2. You don’t think a fight is starting when a group starts shouting, swearing and banging their fists on the bar really loudly.
  3. You are not offended by having to ask for a key to get into the toilets.
  4. You drink as much as you like all day and night without a worry about how much it will cost.
  5. You actually start to get good at table football and have lost any pool playing skills you may have had.
  6. You have become a supporter of Barca or Real Madrid and when watching the match in a bar you will never ever admit your team are in the wrong when foul play takes place.
  7. It is no longer shocking to you that there are different prices for locals, Spanish people, then all other people that visit.

Image: Younger generation having breakfast in a bar in Spain, no alcohol for them though by peterb6001

Spanish Media and Entertainment

A very brief overview of Spanish television and the internet, well, Facebook.

  1. You are really surprised if the TV adverts are shorter than 20 minutes.
  2. You have come to accept that Spanish people still find middle aged men dressed up as women hilarious.
  3. You understand that your friends think Spain's entry for The Eurovision Song Contest is ‘cool, and actually a good song’
  4. Certain actor’s voices like Johnny Depp or Brad Pitt can be recognized by you from their voice overs. and you start to believe this is how they sound in real life. The same goes for The Simpsons, then when you watch it in English it doesn't sound right.
  5. No longer are you surprised to see an 18+ film on the telly in the daytime and start to wonder why other countries even bother with a watershed.
  6. A reply to any of the 2000 Selfies your female friends will have on their Facebook wall has always got to be 'Guapa or Guapaaaaaa, (beautiful, gorgeous, pretty) just like the other 200 people have written and nothing more.
  7. If somebody writes something on Facebook that contains the tiniest bit of humour you write ‘Jajajajajajaja’ and nothing more, (just like the other 199 people).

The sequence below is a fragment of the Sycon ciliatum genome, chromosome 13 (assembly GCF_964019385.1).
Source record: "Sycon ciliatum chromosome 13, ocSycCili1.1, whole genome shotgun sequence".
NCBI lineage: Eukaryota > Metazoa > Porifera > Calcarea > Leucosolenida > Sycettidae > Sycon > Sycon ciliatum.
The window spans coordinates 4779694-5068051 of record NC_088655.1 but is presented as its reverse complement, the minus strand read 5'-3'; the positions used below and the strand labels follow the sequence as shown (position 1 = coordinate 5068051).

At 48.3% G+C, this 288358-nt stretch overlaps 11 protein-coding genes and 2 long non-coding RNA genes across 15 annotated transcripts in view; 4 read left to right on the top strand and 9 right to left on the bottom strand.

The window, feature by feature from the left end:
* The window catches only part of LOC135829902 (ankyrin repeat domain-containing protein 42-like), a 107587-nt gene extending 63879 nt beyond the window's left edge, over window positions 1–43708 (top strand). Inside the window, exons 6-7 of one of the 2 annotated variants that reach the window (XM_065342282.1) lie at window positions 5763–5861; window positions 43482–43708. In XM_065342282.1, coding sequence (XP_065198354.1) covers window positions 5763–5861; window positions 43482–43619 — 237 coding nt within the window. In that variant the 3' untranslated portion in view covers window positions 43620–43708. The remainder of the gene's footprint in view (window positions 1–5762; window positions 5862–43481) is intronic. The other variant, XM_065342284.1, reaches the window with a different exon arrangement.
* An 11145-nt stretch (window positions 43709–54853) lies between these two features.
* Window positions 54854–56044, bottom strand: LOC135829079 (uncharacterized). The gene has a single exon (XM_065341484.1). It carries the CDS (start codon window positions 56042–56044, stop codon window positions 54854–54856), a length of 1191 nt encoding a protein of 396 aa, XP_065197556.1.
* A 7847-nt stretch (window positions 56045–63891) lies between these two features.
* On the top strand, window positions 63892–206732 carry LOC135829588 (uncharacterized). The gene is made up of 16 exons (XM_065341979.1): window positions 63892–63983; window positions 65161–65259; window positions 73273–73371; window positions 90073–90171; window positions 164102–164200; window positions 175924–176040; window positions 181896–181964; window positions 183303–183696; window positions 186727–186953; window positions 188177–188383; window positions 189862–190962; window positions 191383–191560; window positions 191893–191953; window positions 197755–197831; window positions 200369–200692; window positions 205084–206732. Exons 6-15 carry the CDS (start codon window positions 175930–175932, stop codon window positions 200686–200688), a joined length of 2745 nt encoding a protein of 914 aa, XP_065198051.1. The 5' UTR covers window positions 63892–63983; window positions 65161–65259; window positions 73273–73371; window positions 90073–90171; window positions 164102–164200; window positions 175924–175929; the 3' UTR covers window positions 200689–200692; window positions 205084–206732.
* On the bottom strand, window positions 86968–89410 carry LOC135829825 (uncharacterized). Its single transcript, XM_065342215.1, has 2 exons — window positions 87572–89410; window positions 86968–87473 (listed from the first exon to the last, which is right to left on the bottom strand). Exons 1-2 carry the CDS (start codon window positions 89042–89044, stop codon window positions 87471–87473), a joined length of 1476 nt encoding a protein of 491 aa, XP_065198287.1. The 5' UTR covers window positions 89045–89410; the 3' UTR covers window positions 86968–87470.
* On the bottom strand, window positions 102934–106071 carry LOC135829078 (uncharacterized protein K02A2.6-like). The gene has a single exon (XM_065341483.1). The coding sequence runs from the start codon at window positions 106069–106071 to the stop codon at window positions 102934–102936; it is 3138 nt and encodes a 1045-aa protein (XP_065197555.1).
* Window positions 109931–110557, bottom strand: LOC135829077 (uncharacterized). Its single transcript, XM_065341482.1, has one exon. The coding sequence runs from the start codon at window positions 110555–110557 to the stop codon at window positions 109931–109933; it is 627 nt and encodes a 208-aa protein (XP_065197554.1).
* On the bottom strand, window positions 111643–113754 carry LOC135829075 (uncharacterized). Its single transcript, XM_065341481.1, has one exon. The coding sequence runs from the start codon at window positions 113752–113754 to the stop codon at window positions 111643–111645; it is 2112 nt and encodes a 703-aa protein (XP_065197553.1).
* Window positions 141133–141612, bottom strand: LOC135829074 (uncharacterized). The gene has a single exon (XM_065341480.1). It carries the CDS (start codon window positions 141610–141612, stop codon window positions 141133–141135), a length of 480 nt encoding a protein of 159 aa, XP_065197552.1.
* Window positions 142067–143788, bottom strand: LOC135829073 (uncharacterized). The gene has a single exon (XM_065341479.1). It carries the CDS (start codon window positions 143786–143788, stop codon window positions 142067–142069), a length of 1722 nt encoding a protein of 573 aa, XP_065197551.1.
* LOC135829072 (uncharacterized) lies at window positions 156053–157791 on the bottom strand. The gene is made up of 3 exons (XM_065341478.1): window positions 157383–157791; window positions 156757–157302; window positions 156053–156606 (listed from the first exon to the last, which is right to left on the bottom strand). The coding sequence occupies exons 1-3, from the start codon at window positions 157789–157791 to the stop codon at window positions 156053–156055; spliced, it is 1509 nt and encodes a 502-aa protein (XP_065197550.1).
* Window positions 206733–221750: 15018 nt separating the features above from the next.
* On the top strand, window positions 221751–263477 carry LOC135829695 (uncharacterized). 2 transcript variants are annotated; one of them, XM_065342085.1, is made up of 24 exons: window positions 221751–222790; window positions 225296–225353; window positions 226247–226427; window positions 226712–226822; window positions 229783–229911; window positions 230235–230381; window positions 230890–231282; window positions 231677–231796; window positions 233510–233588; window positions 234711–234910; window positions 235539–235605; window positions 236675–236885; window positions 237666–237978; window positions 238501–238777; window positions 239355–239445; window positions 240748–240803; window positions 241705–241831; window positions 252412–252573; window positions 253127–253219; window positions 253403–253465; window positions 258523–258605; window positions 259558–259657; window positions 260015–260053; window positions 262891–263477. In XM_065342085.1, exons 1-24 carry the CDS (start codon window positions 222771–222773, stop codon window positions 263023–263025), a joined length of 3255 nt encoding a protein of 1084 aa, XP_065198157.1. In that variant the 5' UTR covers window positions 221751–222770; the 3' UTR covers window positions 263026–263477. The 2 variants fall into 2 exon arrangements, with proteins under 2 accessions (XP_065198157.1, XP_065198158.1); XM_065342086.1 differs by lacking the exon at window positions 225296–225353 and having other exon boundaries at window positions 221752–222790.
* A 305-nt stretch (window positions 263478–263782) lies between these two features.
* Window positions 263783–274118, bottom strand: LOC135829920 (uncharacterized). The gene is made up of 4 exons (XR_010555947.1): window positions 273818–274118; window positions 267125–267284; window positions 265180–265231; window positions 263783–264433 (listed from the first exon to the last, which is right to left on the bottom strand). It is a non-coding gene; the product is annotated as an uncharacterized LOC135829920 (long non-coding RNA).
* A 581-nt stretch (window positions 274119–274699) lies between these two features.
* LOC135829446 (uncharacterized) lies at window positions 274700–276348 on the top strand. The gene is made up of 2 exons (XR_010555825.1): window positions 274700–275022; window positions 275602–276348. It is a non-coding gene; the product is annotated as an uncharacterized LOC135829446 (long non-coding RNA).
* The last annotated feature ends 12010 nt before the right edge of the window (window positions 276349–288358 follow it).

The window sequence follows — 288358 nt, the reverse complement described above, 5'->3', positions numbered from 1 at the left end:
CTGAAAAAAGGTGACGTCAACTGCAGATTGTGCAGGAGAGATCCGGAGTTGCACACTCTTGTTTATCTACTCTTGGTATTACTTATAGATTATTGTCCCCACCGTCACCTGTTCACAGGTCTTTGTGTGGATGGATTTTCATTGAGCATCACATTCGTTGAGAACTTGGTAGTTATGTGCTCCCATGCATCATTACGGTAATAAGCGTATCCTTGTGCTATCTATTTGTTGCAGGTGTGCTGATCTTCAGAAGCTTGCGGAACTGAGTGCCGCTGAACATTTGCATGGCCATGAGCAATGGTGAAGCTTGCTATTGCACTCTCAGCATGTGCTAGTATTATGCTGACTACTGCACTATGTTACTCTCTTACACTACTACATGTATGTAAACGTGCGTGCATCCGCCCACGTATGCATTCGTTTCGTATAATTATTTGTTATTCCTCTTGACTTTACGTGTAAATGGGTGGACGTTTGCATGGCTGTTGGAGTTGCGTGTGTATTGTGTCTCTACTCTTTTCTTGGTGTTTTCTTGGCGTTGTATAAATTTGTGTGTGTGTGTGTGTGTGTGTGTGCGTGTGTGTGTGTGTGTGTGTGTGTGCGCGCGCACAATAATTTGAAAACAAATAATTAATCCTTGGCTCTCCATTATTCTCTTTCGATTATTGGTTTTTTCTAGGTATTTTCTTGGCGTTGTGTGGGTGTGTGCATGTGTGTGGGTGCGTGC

Inland Mallorca and Inland England

You know you've shopped in Spanish supermarkets and local shops when

At first visiting Spanish supermarkets, local stores and markets is an exciting and romantic adventure. To be honest I am missing them again already, however....

  1. You find it reasonable and logical that smaller shops are closed between 14.00 and 17.00.
  2. You have began to like the fact that you can only buy the fruits and vegetables that are in season, and look forward to months when certain foods (like watermelon) will become available.
  3. The Chinese and Indian food sections in the supermarket all fit on one small shelf, you don't bother to look around to find out where the rest of it is, because you know there is no more, that is your choice of what is on offer.
  4. You are no longer fazed by the fact there is not a ready meals section.
  5. No longer do you get angry when people bump into with their trolleys and don't say sorry.
  6. You have learnt to take an alternative route rather than trying to say excuse me and get past the two old ladies chatting in the isle, as you are wise and know this is an impossible task.
  7. If somebody is in front of you on the meat or fish counters, you prepare yourself to listen to their weekly gossip that they are about to share with the employee.
  8. At the meat and fish counter you automatically shout out who's last?
  9. You have given up trying to convince people that Pan Bimbo is rubbish sliced bread.
  10. You consider spending 6 euros on wine as an expensive bottle.

Spanish Fashion Trends

Although the fashion trends in Spain can be very similar to the rest of the western world, the timing isn't always in sync with them.

  1. There is nothing wrong with the mullet hairstyle, whether it be on a Man or Lady.
  2. You don’t find those women’s baggy bum trousers weird anymore.
  3. On a recent visit to your homeland you was shocked to learn new words such as Manscara, Guyliner and Metrosexual.
  4. You are now used to wearing a jumper until it is a least 28 degrees.
  5. When you travel back home you are genuinely shocked by how cheap clothes are.

Voting time

Have you ever lived abroad and found funny cultural differences?

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The Big Spanish Family Sunday Lunch